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Direct observation of bond formations

Date:
February 19, 2015
Source:
High Energy Accelerator Research Organization/KEK
Summary:
Direct "observation" of the bond making, through a chemical reaction, has been longstanding dream for chemists. However, the distance between atoms is very small, at about 100 picometer, and the bonding is completed very quickly, taking less than one picosecond (ps). Hence, previously, one could only imagine the bond formation between atoms while looking at the chemical reaction progressing in the test-tube. In this research, scientists directly observed a very fast chemical reaction, induced by photo-excitation.
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This chart outlines observed changes in the molecular structure of the gold complex.
Credit: KEK

A collaboration between researchers from KEK, the Institute for Basic Science (IBS), the Korea Advanced Institute of Science and Technology (KAIST), RIKEN, and the Japan Synchrotron Radiation Research Institute (JASRI) used the SACLA X-ray free electron laser (XFEL) facility for a real time visualization of the birth of a molecule that occurs via photo-induced formation of a chemical bonds. This achievement was published in the online version of the scientific journal Nature (published on 19 February 2015).

Direct "observation" of the bond making, through a chemical reaction, has been longstanding dream for chemists. However, the distance between atoms is very small, at about 100 picometer, and the bonding is completed very quickly, taking less than one picosecond (ps). Hence, previously, one could only imagine the bond formation between atoms while looking at the chemical reaction progressing in the test-tube.

In this study, the research group focused on the process of photoinduced bond formation between gold (Au) ions dissolved in water. In the ground state  Au ions that are weakly bound to each other by an electron affinity and aligned in a bent geometry. Upon a photoexcitation, the S0 state rapidly converts into an excited state where Au-Au covalent bonds are formed among Au ions aligned in a linear geometry. Subsequently, the S1 state transforms to a triplet state  in 1.6 ps while accompanying further contraction of Au-Au bonds by 0.1 Å. Later, the T1 state of the trimer converts to a tetramer on nanosecond time scale. Finally, the Au ions returned to their original loosely interacting bent structure.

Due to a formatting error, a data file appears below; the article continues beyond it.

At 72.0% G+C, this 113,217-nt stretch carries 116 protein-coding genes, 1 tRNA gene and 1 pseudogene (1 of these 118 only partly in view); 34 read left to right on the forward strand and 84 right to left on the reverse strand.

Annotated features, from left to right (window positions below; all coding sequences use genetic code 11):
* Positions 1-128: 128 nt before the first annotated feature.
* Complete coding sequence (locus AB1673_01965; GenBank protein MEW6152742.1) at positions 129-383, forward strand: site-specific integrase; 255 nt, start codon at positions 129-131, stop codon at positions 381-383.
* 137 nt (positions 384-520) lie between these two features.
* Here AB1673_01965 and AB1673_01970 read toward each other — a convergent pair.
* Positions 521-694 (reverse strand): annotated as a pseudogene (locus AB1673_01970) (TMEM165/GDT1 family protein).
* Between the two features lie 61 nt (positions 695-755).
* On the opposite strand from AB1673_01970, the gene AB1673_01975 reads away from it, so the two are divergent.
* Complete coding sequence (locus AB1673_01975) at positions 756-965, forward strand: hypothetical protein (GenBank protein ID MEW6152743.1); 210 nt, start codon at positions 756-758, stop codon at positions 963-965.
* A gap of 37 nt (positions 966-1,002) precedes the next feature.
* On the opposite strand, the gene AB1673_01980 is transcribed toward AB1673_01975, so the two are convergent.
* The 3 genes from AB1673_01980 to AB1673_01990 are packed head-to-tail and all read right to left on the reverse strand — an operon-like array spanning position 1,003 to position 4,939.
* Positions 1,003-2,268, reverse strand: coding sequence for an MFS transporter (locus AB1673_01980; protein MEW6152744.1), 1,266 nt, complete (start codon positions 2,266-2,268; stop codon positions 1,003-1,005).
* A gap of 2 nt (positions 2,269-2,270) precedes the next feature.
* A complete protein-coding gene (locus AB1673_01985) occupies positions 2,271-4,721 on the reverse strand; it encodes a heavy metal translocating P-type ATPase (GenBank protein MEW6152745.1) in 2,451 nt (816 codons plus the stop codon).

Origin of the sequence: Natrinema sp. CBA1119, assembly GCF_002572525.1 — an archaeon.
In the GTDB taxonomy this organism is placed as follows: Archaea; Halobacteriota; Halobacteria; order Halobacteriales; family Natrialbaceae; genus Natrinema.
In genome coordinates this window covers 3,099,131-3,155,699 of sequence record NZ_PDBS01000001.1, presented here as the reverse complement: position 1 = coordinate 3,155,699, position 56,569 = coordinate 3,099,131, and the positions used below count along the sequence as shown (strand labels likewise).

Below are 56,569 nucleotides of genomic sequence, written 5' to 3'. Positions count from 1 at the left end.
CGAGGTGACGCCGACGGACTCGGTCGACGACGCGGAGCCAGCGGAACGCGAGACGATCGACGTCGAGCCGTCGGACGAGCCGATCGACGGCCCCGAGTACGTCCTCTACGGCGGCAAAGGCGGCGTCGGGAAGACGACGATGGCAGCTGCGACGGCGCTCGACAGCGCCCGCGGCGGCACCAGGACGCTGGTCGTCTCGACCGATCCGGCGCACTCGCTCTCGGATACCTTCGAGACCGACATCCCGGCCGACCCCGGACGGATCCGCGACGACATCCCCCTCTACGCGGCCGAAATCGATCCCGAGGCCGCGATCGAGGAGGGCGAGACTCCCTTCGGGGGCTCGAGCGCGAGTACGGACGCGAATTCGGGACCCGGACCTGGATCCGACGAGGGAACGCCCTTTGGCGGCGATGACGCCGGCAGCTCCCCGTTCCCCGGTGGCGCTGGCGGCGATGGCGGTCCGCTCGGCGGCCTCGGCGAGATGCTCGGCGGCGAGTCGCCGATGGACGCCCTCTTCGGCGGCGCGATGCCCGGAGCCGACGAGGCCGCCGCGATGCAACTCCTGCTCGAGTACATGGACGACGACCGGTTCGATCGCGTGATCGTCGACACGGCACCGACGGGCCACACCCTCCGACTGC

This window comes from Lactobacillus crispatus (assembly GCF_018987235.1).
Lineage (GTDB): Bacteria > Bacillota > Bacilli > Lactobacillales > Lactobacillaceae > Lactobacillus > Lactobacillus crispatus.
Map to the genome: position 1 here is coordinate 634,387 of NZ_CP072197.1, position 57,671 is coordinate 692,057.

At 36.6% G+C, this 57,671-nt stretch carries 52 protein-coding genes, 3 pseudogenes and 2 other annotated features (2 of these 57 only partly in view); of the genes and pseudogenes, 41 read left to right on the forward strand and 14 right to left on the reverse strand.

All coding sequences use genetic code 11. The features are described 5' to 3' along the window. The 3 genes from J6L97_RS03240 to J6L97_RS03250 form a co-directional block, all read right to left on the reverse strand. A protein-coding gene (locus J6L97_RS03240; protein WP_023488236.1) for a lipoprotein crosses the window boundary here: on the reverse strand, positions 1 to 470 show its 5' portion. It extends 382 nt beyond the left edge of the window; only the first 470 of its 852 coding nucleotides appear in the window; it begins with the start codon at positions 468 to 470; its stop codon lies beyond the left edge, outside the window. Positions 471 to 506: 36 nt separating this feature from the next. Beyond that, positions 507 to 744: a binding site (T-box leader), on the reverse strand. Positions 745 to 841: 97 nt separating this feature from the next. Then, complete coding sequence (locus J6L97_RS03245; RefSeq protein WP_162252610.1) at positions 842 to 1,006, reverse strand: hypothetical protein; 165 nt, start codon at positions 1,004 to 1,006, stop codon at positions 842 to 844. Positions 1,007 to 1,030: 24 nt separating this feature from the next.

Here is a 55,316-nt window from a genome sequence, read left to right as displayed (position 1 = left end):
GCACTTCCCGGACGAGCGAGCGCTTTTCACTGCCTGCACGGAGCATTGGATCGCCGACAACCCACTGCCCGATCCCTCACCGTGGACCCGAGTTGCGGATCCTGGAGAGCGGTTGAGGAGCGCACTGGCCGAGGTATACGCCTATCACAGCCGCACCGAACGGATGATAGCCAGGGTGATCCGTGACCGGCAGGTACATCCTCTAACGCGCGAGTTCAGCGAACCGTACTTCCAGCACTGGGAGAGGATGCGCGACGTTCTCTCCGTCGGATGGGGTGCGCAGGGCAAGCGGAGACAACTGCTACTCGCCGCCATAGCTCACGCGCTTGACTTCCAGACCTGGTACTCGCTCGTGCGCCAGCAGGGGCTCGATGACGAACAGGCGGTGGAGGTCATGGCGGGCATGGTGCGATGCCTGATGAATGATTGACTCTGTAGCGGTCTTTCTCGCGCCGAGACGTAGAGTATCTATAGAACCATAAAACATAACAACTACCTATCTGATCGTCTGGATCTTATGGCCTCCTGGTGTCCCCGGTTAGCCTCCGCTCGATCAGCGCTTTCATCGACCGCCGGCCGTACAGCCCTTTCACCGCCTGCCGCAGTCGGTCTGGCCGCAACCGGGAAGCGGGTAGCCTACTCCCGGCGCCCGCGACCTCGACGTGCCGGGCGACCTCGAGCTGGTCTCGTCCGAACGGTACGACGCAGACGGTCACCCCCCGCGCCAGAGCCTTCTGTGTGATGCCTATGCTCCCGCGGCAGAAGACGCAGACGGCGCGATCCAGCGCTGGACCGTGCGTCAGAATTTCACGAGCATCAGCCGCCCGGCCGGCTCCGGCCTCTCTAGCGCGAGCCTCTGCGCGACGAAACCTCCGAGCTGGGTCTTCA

In this research, scientists directly observed a very fast chemical reaction, induced by the photo-excitation. Therefore, this method is expected to be a fundamental technology for understanding the light energy conversion reaction. The research group is actively working to apply this method to the development of viable renewable energy resources, such as a photocatalysts for artificial photosynthesis using sunlight.


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Materials provided by High Energy Accelerator Research Organization/KEK. Note: Content may be edited for style and length.


Journal Reference:

  1. Kyung Hwan Kim, Jong Goo Kim, Shunsuke Nozawa, Tokushi Sato, Key Young Oang, Tae Wu Kim, Hosung Ki, Junbeom Jo, Sungjun Park, Changyong Song, Takahiro Sato, Kanade Ogawa, Tadashi Togashi, Kensuke Tono, Makina Yabashi, Tetsuya Ishikawa, Joonghan Kim, Ryong Ryoo, Jeongho Kim, Hyotcherl Ihee, Shin-ichi Adachi. Direct observation of bond formation in solution with femtosecond X-ray scattering. Nature, 2015; 518 (7539): 385 DOI: 10.1038/nature14163

Cite This Page:

High Energy Accelerator Research Organization/KEK. "Direct observation of bond formations." ScienceDaily. ScienceDaily, 19 February 2015. <www.sciencedaily.com/releases/2015/02/150219115815.htm>.
High Energy Accelerator Research Organization/KEK. (2015, February 19). Direct observation of bond formations. ScienceDaily. Retrieved May 23, 2017 from www.sciencedaily.com/releases/2015/02/150219115815.htm
High Energy Accelerator Research Organization/KEK. "Direct observation of bond formations." ScienceDaily. www.sciencedaily.com/releases/2015/02/150219115815.htm (accessed May 23, 2017).

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